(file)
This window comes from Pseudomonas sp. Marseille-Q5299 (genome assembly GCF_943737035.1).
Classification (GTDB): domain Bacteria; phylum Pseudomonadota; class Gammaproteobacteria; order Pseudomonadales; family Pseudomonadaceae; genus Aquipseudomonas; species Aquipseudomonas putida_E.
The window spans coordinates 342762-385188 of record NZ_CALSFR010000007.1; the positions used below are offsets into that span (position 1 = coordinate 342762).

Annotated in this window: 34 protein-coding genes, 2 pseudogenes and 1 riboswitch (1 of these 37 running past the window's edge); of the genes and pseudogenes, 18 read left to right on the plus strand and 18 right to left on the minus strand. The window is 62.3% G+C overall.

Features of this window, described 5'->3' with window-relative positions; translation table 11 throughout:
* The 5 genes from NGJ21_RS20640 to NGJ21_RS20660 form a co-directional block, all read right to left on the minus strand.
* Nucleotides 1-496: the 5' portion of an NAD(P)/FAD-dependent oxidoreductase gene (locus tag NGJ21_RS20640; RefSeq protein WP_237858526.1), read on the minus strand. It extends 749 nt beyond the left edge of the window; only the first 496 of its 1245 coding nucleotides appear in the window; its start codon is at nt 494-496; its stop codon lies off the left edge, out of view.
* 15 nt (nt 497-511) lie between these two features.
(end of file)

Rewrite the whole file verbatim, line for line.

This window comes from Pseudomonas sp. Marseille-Q5299 (genome assembly GCF_943737035.1).
Classification (GTDB): domain Bacteria; phylum Pseudomonadota; class Gammaproteobacteria; order Pseudomonadales; family Pseudomonadaceae; genus Aquipseudomonas; species Aquipseudomonas putida_E.
The window spans coordinates 342762-385188 of record NZ_CALSFR010000007.1; the positions used below are offsets into that span (position 1 = coordinate 342762).

Annotated in this window: 34 protein-coding genes, 2 pseudogenes and 1 riboswitch (1 of these 37 running past the window's edge); of the genes and pseudogenes, 18 read left to right on the plus strand and 18 right to left on the minus strand. The window is 62.3% G+C overall.

Features of this window, described 5'->3' with window-relative positions; translation table 11 throughout:
* The 5 genes from NGJ21_RS20640 to NGJ21_RS20660 form a co-directional block, all read right to left on the minus strand.
* Nucleotides 1-496: the 5' portion of an NAD(P)/FAD-dependent oxidoreductase gene (locus tag NGJ21_RS20640; RefSeq protein WP_237858526.1), read on the minus strand. It extends 749 nt beyond the left edge of the window; only the first 496 of its 1245 coding nucleotides appear in the window; its start codon is at nt 494-496; its stop codon lies off the left edge, out of view.
* 15 nt (nt 497-511) lie between these two features.